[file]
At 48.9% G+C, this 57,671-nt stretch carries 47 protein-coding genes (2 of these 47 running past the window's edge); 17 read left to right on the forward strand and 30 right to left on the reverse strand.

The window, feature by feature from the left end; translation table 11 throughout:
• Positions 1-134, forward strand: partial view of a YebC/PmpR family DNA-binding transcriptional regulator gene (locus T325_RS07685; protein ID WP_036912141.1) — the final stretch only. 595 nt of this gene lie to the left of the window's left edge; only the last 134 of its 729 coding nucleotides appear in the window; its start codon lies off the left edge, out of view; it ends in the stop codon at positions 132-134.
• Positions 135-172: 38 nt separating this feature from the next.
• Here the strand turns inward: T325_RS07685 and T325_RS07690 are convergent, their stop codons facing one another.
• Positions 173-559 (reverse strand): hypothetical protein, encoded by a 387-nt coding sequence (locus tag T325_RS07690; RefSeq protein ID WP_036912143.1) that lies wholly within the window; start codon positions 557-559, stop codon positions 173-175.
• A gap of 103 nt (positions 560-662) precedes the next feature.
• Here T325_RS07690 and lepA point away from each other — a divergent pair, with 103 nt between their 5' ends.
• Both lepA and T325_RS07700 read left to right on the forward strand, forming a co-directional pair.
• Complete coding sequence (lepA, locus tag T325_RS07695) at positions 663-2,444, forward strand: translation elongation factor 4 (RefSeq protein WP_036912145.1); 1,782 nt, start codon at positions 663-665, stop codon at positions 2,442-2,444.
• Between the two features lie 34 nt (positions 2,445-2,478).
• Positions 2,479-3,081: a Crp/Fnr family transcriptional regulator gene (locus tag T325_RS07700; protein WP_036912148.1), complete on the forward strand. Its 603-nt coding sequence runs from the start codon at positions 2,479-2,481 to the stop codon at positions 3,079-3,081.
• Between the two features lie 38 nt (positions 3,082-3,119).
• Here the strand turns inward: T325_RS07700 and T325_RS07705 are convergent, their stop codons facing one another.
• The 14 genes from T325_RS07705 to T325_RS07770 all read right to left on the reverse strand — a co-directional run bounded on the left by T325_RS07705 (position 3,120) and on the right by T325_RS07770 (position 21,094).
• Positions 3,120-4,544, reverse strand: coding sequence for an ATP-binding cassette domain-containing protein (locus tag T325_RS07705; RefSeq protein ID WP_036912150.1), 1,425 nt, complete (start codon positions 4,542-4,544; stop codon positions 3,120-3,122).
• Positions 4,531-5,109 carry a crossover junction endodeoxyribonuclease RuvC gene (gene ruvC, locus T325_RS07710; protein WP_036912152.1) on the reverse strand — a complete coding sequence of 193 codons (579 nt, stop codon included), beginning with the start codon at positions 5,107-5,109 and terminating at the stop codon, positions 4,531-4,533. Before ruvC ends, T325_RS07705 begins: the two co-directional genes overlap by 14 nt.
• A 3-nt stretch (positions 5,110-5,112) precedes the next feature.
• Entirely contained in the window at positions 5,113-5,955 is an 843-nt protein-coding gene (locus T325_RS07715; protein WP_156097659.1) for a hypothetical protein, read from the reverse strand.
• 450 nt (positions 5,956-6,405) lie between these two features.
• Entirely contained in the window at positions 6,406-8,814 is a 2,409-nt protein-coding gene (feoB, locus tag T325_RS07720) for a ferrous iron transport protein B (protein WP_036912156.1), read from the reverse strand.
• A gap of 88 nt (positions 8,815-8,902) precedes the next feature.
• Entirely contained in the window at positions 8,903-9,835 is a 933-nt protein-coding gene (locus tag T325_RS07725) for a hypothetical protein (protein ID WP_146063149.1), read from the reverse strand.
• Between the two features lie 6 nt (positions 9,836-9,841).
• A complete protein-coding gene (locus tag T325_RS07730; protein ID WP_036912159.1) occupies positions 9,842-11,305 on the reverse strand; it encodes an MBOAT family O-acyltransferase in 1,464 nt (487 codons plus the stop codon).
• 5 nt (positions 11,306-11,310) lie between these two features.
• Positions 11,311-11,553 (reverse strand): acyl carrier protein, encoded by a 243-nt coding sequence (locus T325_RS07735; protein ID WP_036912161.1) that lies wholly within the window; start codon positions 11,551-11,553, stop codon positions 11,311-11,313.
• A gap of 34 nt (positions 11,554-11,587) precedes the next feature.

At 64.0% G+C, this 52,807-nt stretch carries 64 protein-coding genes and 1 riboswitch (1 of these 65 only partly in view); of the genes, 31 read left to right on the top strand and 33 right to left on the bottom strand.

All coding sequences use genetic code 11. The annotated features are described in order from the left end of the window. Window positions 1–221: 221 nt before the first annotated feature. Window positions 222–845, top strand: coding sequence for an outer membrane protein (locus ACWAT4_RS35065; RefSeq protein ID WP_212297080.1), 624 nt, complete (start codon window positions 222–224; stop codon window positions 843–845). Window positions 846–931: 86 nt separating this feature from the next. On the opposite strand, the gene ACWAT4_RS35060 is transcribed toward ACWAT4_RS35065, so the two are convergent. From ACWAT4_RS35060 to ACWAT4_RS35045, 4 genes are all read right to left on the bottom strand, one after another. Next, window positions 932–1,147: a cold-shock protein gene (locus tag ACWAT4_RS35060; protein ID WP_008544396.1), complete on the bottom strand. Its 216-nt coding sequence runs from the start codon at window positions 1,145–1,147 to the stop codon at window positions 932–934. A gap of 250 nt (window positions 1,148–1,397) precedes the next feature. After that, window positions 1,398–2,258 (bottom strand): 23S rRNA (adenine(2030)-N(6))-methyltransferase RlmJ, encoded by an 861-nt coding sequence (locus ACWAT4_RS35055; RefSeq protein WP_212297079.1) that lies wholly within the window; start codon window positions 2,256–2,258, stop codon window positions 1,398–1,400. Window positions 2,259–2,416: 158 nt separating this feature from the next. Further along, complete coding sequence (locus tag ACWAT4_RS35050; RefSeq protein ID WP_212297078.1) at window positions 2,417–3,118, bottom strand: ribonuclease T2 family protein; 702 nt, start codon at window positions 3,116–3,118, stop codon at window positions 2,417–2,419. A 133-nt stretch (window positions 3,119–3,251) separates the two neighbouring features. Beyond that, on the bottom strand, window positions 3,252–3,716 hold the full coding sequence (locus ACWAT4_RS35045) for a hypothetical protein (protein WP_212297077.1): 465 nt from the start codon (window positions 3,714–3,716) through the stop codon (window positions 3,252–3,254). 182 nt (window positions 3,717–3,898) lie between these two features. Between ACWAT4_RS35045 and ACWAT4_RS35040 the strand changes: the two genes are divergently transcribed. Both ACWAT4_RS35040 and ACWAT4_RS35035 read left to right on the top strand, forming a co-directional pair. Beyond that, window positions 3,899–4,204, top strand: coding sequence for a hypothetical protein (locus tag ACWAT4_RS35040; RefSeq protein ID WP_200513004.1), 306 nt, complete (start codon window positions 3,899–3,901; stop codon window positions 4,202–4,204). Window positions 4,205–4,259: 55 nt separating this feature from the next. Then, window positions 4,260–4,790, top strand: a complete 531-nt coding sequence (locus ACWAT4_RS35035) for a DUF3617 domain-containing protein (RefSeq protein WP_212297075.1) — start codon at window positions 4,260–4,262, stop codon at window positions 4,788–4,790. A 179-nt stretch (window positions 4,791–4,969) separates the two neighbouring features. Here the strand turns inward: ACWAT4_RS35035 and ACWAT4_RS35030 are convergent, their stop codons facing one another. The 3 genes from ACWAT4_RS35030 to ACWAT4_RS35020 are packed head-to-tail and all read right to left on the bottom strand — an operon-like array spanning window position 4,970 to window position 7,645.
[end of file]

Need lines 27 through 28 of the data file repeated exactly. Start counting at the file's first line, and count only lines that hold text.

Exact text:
• Positions 11,311-11,553 (reverse strand): acyl carrier protein, encoded by a 243-nt coding sequence (locus T325_RS07735; protein ID WP_036912161.1) that lies wholly within the window; start codon positions 11,551-11,553, stop codon positions 11,311-11,313.
• A gap of 34 nt (positions 11,554-11,587) precedes the next feature.